Dear Zayin 1 (7th grade) families,
I hope that this communication finds you keeping warm and staying well. I want you to know that I look forward to Wednesday nights when I have the privilege of working with your children.
Our study of mitzvot has included “Bal Tashchit,” Do Not Destroy” and “Talmud Torah,” the study of Torah. One of the activities that the group enjoyed regarding Bal Tashchit was to come up (theoretically) with an invention which would help with an environmental issue about which they were passionate. They worked in groups to prepare a commercial about their invention and then presented their commercials to the rest of us. They had fun preparing their commercials and I enjoyed watching them.
I asked my students what was more important, studying or doing. A lively discussion ensued. We learned that the mitzvah of studying Torah supersedes all other mitzvot.
The Revolutionary War has been our topic in American Jewish History. We learned where Jews stood with regard to the war and how they contributed to the war effort. Interestingly enough there were religious accommodations for Jewish soldiers regarding fighting on Shabbat! As always it was a balancing act for Jews to fit into American society while still maintaining their Judaism.
Stay warm and healthy.
Kara used Storyboard to teach Torah - the students studied the text and then made their own comic strip
Shalom Kitah Zayin (7th grade) Families -
After learning about the categories of rules for Shabbat the past few weeks, we did our class Shabbat challenge on February 13. What did your student decide to try? If you have not had the chance to talk to your 7th grader about it, please do! Part of our learning together is understanding that people do things differently and being willing to see things from other people's perspectives. Shabbat observance is something that varies in different households, or when we are in different places - like summer camp. I have enjoyed learning about Shabbat with the class.
Speaking of seeing things from other people's perspectives, I wanted to use this blog post as a way of talking about camera use during Zoom class time. Our current set up at Talmud Torah for classes is that we are in virtual learning spaces. Some students are working from their kitchen tables, others from their bedroom work space. Talmud Torah has clearly laid out that the expectation is that students will attend class with their cameras on for the best possible interactive, community building and educational experience for the class.
I was recently asked by a parent why all the students in class do not have their cameras on. During this conversation I thought to myself, this a really great question that I am sure other parents are asking as well. As time has gone on in our distance learning we have realized that for some students, having their camera on becomes a stumbling block for learning instead of an open door. Let me explain: Some students are struggling with identity, other students are dealing with anxiety of seeing themselves, others are processing the time of having their camera on as feeling like all the other students are looking at them, and that is a stressor for those students. Then there are students who have their cameras turned on a regular basis and politely ask if they can turn their camera off for 15 minutes to eat their dinner, to which I say yes to every time!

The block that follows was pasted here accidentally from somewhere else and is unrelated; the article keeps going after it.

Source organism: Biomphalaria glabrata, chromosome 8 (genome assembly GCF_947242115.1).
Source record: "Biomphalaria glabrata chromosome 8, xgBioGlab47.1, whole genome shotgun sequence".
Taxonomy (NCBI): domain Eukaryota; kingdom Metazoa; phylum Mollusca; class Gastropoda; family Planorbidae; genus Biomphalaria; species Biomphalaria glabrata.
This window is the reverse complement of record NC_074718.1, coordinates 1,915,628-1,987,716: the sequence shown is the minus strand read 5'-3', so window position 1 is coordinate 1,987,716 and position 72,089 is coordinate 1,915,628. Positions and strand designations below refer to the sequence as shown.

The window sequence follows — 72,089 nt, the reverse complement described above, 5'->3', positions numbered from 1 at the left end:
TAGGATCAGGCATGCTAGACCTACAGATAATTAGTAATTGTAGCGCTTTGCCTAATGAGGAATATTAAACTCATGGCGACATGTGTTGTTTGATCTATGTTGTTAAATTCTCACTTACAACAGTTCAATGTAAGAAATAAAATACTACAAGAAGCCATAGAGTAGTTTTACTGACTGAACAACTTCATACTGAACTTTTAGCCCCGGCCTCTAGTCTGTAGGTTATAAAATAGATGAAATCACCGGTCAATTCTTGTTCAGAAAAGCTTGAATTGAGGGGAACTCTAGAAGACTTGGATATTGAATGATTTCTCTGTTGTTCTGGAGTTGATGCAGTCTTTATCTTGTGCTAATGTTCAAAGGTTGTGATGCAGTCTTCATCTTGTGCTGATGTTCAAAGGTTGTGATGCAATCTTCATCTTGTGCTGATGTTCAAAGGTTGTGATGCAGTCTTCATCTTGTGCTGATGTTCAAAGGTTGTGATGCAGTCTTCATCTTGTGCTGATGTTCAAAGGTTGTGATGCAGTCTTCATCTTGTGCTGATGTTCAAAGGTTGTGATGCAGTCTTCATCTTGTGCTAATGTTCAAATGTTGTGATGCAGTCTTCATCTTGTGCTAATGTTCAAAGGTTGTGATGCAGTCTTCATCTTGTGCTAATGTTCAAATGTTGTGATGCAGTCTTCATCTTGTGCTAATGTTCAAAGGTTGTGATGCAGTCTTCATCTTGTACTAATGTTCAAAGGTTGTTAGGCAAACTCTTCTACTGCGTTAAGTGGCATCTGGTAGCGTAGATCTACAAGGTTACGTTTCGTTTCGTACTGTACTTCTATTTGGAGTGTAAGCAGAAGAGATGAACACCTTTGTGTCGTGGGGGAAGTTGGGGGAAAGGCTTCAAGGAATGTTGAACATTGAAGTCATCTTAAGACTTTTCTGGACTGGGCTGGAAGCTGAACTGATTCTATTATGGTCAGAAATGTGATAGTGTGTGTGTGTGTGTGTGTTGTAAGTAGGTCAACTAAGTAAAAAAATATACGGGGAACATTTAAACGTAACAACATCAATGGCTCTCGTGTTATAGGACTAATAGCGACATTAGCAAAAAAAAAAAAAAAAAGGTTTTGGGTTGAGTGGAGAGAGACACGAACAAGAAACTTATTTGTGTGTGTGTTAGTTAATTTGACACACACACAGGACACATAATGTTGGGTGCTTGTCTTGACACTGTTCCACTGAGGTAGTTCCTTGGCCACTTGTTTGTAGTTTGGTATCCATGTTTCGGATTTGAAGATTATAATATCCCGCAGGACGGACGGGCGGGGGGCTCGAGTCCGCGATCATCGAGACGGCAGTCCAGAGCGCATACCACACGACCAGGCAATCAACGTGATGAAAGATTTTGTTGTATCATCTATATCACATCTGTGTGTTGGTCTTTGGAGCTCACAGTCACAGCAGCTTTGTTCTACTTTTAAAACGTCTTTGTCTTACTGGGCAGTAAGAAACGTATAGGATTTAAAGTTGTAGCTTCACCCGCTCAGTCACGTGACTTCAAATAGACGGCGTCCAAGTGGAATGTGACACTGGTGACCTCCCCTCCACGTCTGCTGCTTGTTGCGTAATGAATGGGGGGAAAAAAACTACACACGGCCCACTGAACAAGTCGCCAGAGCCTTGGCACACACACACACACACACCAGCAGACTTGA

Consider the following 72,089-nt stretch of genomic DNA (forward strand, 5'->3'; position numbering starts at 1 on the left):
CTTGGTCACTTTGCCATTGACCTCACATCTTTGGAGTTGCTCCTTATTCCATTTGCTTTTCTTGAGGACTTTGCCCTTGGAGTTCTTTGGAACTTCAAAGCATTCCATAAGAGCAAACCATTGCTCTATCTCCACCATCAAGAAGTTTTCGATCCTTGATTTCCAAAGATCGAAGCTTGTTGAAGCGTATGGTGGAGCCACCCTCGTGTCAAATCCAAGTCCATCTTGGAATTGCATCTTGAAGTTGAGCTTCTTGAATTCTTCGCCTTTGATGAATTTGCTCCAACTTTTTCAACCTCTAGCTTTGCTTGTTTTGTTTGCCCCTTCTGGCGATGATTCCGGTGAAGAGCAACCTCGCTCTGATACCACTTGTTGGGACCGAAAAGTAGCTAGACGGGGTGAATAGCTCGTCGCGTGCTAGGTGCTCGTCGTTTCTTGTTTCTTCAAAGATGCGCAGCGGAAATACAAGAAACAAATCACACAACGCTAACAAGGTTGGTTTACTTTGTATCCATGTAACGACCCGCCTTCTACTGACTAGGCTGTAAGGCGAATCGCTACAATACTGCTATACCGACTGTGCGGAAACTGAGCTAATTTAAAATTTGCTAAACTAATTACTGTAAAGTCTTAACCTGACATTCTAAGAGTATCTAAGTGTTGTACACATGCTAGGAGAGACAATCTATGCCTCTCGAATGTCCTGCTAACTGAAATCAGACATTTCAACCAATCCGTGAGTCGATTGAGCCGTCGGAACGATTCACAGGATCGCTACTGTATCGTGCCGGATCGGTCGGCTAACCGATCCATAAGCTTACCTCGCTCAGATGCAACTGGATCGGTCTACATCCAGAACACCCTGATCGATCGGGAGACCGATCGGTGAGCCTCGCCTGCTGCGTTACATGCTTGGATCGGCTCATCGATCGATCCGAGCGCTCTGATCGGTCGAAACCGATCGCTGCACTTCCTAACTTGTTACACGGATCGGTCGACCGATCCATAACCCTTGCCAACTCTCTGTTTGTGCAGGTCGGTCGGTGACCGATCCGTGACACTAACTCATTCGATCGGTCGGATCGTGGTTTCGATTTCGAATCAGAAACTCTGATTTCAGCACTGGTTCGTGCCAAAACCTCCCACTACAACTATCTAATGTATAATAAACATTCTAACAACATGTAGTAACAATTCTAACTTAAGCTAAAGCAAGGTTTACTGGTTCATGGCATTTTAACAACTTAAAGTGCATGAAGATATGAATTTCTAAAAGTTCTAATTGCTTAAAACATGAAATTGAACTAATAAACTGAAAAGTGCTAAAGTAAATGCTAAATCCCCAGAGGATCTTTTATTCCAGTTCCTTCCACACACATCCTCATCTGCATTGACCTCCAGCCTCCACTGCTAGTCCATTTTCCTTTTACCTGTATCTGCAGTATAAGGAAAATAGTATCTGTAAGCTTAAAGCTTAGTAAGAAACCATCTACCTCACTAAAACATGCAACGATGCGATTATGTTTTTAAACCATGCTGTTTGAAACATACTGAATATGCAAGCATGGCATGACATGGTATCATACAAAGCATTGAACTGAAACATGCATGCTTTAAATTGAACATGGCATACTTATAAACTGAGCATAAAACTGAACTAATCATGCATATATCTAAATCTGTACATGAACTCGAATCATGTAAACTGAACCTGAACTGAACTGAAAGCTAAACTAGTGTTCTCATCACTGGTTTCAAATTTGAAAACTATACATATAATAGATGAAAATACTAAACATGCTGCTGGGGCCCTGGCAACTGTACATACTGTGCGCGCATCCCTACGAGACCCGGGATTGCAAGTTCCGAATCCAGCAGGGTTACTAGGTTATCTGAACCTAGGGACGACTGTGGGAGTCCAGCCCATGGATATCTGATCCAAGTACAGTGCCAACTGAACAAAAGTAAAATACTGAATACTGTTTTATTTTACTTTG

I think we as adults need to remind ourselves about what middle school felt like in a typical time, when students would pass each other in the halls and when in classrooms would all be facing towards the front of the room. Peer and personal dynamics are huge in middle school.
Zoom forces us to look at each other, which is wonderful for building community and helping with communication for many of our students. However it does not work for every student. Please understand it is the hope of Talmud Torah teachers, as well as public school teachers that we can see our students in class. We do understand that for some students having cameras on is proving to be very difficult. I teach because I enjoy watching learning happen, when cameras are turned off, I do not get that feedback from students. If one or two students have their cameras off, I can get facial feedback from other students to help me measure how the learning is taking place. However, when 12 out of 14 students have their cameras off it is a very different experience for me as the teacher and for the class. Teaching to a screen of black boxes with names is deflating.
Please check in with your student, ask them how they are feeling about having their camera on or off and what their camera habits are. If there is a reason for your student to have their camera off, please communicate that with their teachers. If there is not, please partner with all of your students teachers during this time to encourage screen-on behavior for the maximum interactive, educational experience for your student, for their classmates and their teachers!
If you have any questions or would like to talk about this more, please let me know.
I like to share good things going on in our area and on the Internet for us to learn from. I would like to share this month:
https://www.jewishtogether.org/jdam - The month of February is Jewish Disability Awareness month - check out the wide variety of events we can take part in to increase our awareness of how to make this a kinder world for all of us
If you hear of an event that would be good for our class, please let me know.
Thank you for looking out for your student and keeping in mind our entire community of learners.